campaign efforts on expressing support for the legalization of cannabis in Israel, which
analysts say is what has allowed the group to straddle the 3.25% electoral threshold.
Several other political parties expressed their open support for or consideration of
legalization, including Likud, Meretz, and Gesher.
Netanyahu Warmly Welcomes Brazil's Bolsonaro in Israel
By VOA News
Israel's prime minister warmly received Brazilian President Jair Bolsonaro Sunday, on
the leader's first state visit to Israel. Binyamin Netanyahu's red carpet welcome for
Bolsonaro comes days ahead of a tough re-election bid for the long-time Israeli premier on
The Brazilian president is widely expected during his three-day trip to decide whether to
follow President Donald Trump's lead and move the Brazilian Embassy from Tel Aviv to
Jerusalem, a move he has repeatedly promised. The Palestinians claim east Jerusalem, which
Israel captured in the 1967 Mideast war, as the capital of a future state. Israel claims
all of Jerusalem as its capital, including the eastern sector.
The two leaders, wearing matching blue ties as they surveyed an Israeli color guard,
touted the forging of closer ties. Netanyahu addressed Bolsonaro as a ``good friend'' and
said Israel and Brazil have entered ``a new era'' of relations.
The Brazilian leader opened his speech after landing with the words "I love Israel" in
Hebrew. "My government is firmly decided to strengthen the partnership between Brazil and
Israel," Bolsonaro added.
Netanyahu has faced criticism for courting the friendship of authoritarian leaders, such
as Hungary's Victor Orban, Russia's Vladimir Putin, and the Philippines' Rodrigo Duterte,
in his push for closer ties around the globe. Bolsonaro has drawn criticism for making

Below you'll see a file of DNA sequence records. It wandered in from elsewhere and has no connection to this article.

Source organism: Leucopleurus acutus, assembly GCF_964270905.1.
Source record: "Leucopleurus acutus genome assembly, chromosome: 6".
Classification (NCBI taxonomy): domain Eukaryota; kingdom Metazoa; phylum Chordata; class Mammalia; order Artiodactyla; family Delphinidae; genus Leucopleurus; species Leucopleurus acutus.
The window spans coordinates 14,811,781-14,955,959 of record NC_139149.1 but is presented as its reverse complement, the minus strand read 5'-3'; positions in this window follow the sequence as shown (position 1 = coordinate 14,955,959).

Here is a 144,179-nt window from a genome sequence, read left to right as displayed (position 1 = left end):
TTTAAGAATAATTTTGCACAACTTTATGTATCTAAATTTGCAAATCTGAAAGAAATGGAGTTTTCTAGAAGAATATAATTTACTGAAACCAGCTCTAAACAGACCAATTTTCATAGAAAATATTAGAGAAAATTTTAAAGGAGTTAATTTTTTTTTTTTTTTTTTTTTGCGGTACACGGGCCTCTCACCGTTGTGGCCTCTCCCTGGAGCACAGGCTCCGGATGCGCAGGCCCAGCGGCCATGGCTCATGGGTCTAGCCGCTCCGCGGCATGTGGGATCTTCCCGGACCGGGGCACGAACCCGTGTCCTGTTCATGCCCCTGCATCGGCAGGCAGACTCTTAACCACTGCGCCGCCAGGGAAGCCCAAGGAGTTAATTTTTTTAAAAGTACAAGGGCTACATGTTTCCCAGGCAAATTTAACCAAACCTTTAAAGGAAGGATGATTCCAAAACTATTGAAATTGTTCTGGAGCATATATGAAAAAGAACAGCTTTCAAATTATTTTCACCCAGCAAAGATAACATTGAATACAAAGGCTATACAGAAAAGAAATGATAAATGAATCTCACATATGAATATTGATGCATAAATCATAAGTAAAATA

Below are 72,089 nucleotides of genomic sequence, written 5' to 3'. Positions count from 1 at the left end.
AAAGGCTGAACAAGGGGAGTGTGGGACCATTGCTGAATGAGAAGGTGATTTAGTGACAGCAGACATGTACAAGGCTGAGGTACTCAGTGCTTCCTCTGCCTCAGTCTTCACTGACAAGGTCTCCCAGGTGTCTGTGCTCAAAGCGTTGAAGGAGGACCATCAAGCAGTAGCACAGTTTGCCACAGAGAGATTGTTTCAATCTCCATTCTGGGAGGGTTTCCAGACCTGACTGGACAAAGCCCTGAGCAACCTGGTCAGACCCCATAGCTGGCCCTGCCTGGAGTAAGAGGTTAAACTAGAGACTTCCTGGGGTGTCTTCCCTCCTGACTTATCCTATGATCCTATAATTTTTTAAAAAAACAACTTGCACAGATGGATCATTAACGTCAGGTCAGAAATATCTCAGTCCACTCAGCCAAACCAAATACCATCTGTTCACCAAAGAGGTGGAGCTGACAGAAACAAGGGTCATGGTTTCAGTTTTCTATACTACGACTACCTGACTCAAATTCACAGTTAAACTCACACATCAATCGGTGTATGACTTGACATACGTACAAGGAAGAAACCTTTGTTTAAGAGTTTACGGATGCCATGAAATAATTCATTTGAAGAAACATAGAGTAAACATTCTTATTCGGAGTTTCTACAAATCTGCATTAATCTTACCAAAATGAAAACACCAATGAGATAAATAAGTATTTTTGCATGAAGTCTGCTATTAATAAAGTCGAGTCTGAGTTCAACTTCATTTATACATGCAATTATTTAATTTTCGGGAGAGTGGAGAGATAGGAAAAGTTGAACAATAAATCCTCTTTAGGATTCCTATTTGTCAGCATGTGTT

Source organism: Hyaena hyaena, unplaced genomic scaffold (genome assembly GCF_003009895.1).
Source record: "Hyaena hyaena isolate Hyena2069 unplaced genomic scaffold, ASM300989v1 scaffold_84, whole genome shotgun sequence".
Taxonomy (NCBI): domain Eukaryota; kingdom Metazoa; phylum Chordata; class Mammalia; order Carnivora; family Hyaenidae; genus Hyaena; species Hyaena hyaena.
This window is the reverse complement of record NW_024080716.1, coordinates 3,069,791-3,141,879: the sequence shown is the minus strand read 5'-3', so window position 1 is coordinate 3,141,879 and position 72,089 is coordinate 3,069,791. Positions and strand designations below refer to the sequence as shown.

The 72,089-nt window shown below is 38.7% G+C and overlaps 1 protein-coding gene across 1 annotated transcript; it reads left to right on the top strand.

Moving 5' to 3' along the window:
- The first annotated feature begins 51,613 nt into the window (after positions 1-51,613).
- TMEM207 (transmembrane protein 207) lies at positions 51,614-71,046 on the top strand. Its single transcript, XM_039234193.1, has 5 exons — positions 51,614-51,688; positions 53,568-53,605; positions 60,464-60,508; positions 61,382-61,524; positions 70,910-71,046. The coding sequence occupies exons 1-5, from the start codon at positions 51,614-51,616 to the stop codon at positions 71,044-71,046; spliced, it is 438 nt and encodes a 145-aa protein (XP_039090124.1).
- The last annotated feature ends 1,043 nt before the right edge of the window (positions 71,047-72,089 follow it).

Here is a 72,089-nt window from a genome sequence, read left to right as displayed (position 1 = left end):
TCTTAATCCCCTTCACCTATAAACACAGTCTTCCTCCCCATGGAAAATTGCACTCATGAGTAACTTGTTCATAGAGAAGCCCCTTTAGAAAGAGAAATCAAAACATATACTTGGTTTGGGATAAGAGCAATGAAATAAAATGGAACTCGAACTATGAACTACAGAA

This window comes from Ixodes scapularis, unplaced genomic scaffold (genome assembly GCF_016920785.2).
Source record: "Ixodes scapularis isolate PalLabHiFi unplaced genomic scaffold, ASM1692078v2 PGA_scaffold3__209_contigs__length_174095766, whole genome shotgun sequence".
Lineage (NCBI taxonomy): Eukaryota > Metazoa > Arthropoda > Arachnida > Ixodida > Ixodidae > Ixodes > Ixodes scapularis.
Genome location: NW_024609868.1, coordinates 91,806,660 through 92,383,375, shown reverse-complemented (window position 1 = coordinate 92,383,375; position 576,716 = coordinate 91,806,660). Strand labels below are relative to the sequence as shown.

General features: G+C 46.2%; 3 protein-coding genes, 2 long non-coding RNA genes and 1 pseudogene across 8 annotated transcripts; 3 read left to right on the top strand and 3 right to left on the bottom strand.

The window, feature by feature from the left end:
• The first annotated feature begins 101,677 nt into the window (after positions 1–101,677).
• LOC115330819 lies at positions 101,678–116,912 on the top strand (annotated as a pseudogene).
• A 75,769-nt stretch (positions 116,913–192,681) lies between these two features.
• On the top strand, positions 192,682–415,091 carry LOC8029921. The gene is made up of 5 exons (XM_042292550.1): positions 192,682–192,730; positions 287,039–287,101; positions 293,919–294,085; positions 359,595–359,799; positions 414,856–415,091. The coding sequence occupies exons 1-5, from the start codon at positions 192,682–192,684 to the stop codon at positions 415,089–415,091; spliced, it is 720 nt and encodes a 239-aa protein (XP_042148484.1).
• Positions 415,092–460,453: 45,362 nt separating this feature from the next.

disparaging remarks about gays, women, indigenous groups and blacks during his 28-year
career as a Brazilian congressman. Rights groups have expressed concern about the new
administration's hardline approach to security and protection for police officers who
Israeli activists protested outside the airport after Bolsonaro landed, raising a rainbow
flag with the words "The Holy Land doesn't want homophobes here" in Portuguese.
Israel's Tourism Industry Courting Visitors from China
Tourism to Israel is on the rise, and if last year's numbers 4,120,800, to be
exact are any indication, this year may prove to be even more successful. While for
years, many tourists to Israel arrived from Western countries, the numbers are changing.
Now, more tourists from countries in the East, especially China, have discovered Israel.
If this trend continues, Israel's incoming tourism industry could witness greatly
With a population of nearly 1.4 billion, China is a gold mine in terms of tourism
potential, and Israel has already hopped on the bandwagon. A conference held this week at
the Dan Jerusalem Hotel, titled "Made for China," focused on developing ties between the
two countries and finding ways to encourage Chinese tourism to Israel.
Peter Phang, from tourism marketing agency BrandStory, said that to the Chinese, China is
considered the "middle" of the world, "so to us," he joked, "Israel is a Western country."
He highlighted that some provinces in China have more than 20 million people; thus, the
marketing potential Israel has in some of these areas is enormous.
Phang noted that while China is one market and one country, it is also a very big market
as large as Europe. "Some municipalities in China are so large," he said, they have
a gross domestic product "equal to that of Australia. This demonstrates the scale of the
Incoming tourists from huge countries like China would be a tremendous boon to Israel. The